Who's News

Journalist Patrick J. Kiger tells the stories of people who make their mark in ways big and small.

Jim Brady: A Bullet Couldn’t Stop Him

On March 30, 1981, then-White House press secretary Jim Brady asked one of his aides to accompany President Ronald Reagan for a speech at the Washington Hilton. At the last moment, however, Brady himself went with Reagan. It was a choice that would forever alter the life of the witty, self-deprecating man whose burly build led to the nickname “Bear.” On the way out of the hotel, Reagan was attacked by a mentally ill assassin, John Hinckley, who got off …

Depend’s Daring New Dare: ‘Drop Your Pants’

Over the years, Kimberly-Clark has used rugged NFL players and glamorous actresses to promote its Depend brand of leak-proof underwear as not just embarrassment-preventing but as stylish, too. But now the company is really pushing the envelope, so to speak, with a provocative “Drop Your Pants for Underwareness” campaign. The campaign features this TV commercial, set to the retro sound of British pop band the Creation’s 1966 single “Making Time.”   >> Sign up for the AARP Health Newsletter  Even edgier …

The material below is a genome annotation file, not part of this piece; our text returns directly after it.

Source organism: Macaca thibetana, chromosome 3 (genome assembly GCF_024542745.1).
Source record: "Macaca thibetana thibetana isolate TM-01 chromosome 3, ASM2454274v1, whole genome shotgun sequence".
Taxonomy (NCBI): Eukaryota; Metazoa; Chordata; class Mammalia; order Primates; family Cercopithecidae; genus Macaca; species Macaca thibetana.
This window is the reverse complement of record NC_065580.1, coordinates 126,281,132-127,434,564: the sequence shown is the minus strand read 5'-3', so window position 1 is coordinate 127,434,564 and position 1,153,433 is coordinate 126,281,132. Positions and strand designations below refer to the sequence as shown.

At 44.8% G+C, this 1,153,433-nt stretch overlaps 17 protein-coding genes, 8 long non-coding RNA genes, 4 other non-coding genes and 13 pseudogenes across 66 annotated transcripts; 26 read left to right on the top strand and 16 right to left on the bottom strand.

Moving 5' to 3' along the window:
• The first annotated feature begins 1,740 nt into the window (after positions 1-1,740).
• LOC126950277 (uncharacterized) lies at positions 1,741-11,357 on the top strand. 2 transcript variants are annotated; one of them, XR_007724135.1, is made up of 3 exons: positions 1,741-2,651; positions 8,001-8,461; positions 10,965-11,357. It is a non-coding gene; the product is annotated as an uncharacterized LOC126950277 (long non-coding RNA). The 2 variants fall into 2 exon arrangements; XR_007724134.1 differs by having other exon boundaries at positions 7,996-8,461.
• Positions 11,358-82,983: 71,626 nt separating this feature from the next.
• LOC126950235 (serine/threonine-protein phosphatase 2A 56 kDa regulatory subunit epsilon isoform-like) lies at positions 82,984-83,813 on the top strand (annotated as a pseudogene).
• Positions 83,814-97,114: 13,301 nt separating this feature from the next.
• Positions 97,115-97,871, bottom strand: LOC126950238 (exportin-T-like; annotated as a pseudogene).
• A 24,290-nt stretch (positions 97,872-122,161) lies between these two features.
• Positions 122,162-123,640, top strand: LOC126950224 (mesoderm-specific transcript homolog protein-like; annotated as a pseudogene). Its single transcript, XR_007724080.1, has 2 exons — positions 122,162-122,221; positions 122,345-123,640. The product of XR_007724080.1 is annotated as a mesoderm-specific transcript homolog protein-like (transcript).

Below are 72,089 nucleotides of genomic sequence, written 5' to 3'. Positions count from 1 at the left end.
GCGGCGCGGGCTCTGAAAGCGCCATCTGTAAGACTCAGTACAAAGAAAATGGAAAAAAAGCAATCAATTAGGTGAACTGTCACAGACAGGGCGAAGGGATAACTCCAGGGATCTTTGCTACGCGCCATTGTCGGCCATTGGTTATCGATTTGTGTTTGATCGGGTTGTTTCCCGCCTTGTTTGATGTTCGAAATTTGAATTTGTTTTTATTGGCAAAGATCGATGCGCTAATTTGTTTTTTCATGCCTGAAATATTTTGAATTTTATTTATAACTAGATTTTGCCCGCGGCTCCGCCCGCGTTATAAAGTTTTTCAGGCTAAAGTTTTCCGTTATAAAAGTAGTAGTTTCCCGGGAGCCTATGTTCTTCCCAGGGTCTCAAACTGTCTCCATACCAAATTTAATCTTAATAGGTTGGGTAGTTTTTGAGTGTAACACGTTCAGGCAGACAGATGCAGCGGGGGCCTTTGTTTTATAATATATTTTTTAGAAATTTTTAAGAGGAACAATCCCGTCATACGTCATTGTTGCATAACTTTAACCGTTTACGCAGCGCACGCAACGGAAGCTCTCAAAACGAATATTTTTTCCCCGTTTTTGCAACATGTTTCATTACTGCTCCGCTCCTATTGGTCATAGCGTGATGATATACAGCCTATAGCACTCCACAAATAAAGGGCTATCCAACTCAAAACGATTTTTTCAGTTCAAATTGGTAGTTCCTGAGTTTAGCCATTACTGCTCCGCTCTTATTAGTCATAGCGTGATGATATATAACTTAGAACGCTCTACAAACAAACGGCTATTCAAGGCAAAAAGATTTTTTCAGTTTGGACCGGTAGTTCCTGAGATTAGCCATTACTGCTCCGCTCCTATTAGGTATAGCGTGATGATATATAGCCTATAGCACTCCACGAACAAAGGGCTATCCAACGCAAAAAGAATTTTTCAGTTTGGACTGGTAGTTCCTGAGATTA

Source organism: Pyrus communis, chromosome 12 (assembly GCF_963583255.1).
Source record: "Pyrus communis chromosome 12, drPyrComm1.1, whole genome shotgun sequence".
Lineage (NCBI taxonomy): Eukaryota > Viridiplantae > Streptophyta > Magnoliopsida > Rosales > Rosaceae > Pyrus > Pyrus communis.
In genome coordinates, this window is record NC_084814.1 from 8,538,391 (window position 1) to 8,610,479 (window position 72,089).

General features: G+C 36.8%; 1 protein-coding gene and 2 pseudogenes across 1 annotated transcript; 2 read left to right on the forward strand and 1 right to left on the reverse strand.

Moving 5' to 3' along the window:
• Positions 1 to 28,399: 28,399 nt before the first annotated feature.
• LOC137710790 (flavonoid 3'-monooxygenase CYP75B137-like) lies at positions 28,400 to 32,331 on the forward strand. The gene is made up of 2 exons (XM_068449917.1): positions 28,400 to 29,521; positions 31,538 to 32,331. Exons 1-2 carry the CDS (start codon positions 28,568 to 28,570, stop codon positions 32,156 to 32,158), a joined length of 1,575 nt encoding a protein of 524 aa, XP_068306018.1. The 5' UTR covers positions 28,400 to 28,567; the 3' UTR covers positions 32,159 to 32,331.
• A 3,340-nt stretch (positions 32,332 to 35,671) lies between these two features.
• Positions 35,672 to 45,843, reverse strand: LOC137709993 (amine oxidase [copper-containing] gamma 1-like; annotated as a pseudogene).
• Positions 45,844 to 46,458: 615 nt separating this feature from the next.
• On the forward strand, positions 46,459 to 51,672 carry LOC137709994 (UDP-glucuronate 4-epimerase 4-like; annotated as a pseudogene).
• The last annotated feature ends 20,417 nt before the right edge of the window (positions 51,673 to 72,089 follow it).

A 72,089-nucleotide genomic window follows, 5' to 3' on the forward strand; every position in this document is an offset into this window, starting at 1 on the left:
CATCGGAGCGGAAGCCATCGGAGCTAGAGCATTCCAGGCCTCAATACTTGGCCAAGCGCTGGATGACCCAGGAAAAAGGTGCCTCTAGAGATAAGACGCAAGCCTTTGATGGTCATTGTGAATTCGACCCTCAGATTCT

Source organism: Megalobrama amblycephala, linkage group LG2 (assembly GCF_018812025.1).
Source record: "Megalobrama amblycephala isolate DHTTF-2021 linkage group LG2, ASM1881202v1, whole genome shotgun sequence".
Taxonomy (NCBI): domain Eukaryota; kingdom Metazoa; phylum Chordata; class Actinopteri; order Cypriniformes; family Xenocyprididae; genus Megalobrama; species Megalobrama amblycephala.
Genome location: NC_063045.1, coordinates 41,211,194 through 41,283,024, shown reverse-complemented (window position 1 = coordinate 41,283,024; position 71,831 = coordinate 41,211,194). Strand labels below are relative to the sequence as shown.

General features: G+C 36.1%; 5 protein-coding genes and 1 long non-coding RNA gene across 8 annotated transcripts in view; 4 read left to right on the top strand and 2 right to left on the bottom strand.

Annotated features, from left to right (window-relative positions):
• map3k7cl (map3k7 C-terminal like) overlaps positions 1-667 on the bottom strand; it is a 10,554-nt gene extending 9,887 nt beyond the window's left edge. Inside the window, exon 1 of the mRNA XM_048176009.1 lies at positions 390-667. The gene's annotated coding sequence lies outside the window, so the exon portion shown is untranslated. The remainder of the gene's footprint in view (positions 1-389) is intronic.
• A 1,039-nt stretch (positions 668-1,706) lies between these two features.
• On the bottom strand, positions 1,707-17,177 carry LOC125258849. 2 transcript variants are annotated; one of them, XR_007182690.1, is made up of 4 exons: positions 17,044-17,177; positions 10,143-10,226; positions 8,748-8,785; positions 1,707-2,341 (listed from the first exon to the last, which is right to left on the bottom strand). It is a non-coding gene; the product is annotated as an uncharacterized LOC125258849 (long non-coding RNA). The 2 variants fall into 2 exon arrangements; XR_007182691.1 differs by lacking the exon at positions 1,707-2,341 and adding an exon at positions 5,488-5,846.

James Garner: Hollywood’s Whimsical Hero

As a twice-wounded U.S. Army combat veteran of the Korean War and as an actor who was frequently injured performing his own stunts, James Garner qualified as a real-life tough guy. But you’d never know it from the characters he portrayed, such as card-shark Bret Maverick and ex-con-turned-private detective Jim Rockford. They were clever, charming, self-effacing guys who seemed eager to avoid trouble, and when they were pressed into action anyway, eschewed the rough stuff and relied upon their wits …

Elaine Stritch: Earthy Diva

Actress-singer Elaine Stritch, who died on July 17 at age 89 in Birmingham, Mich., wasn’t the sort who would go gentle into that good night – or any night, for that matter. The gravel-voiced Broadway diva, who made her career playing what the New York Times once called “brash and bawdy characters,” preferred staying out late, and having a cigarette and a drink or three. “I don’t regret a day of my life,” as she once told an interviewer. In a …

Johnny Winter: Blues Legend

It says a lot about guitarist Johnny Winter that blues great Muddy Waters sang his praises. The first time Waters heard him play live, he was blown away by Winter’s blindingly fast thumb-picked electric slide work. “He plays eight notes to my one!” Waters reportedly exclaimed. Winter-who died at age 70 in Zurich on July 16, a few days after performing at a festival in Austria-was surprisingly humble about the virtuosity that earned him a spot on Rolling Stone‘s list of the 100 …

Tommy Ramone: Last of the Punk-Rock Pioneers

Boomers growing up in the mid- to late 1970s may have felt bored and alienated by the classic rock that their older brothers and sisters listened to. That’s why so many of us were especially excited about a band called the Ramones, who were pretty much the opposite of the handsome stadium-rock gods who dominated the airwaves with their synthesizer bombast and 10-minute guitar solos. With their misshapen hair, torn jeans, cheap sneakers and biker jackets, the Ramones looked like …